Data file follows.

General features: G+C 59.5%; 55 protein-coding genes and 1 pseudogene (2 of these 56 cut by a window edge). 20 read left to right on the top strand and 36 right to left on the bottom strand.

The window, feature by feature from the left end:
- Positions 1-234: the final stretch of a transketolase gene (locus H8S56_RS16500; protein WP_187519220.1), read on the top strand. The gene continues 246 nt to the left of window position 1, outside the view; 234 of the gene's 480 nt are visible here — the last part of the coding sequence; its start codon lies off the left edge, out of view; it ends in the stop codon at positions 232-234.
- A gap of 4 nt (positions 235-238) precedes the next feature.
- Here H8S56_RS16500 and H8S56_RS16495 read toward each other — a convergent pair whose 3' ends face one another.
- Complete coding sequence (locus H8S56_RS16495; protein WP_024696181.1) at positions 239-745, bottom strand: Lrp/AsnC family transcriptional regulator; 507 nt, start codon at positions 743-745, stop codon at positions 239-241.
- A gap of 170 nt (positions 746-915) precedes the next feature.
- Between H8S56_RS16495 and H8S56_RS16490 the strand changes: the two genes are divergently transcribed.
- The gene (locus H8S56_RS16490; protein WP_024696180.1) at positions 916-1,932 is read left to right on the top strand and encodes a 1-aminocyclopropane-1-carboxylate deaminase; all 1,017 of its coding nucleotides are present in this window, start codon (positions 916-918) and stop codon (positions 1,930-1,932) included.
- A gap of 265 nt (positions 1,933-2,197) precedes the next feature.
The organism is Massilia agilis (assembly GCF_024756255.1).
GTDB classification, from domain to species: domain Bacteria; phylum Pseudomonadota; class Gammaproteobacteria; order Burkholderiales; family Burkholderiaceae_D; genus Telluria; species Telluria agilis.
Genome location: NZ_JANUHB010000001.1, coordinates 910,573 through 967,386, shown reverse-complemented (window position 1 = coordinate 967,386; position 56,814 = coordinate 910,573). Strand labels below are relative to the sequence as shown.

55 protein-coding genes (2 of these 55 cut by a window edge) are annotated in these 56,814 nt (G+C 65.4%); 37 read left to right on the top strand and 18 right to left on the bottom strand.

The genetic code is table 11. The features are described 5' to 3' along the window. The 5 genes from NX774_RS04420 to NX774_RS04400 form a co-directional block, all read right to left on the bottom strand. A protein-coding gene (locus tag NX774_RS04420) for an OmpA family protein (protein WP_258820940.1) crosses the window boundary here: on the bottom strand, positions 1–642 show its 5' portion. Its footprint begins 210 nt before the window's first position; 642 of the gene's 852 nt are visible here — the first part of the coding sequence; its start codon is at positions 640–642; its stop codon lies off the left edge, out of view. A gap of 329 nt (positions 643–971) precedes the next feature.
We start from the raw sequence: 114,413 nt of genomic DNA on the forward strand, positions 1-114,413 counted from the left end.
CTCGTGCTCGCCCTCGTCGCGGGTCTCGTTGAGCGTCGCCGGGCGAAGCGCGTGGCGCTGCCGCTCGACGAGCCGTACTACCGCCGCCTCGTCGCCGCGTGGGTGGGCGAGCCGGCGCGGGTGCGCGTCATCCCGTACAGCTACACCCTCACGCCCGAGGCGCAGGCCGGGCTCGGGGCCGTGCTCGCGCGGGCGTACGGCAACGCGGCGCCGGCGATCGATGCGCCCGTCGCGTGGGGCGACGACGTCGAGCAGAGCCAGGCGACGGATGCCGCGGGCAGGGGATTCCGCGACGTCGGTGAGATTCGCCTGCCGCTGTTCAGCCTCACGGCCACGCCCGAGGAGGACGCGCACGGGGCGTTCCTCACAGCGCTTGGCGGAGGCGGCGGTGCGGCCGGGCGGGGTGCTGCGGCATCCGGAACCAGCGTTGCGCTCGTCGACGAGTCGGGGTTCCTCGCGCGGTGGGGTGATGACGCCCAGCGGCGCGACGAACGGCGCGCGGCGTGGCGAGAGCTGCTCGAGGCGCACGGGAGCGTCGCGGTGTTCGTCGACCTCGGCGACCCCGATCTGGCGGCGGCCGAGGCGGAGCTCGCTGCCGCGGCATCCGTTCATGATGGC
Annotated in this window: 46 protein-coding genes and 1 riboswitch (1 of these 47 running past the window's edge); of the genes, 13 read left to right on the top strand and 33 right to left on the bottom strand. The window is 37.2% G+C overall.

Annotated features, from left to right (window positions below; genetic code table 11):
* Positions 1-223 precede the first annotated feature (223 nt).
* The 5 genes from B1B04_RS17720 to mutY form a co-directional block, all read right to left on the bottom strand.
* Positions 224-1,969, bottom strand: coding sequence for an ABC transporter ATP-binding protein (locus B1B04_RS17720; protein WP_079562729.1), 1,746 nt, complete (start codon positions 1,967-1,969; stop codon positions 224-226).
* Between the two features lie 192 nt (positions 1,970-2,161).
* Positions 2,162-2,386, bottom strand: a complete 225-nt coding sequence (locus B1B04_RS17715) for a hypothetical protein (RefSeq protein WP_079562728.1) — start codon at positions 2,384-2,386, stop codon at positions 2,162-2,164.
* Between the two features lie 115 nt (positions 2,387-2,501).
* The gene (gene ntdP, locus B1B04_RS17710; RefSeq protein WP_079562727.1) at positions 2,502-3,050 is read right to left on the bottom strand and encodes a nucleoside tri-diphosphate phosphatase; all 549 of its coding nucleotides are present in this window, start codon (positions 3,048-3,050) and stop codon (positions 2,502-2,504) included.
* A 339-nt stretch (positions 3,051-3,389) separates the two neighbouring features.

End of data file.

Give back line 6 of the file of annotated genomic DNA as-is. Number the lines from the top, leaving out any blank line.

- Complete coding sequence (locus H8S56_RS16495; protein WP_024696181.1) at positions 239-745, bottom strand: Lrp/AsnC family transcriptional regulator; 507 nt, start codon at positions 743-745, stop codon at positions 239-241.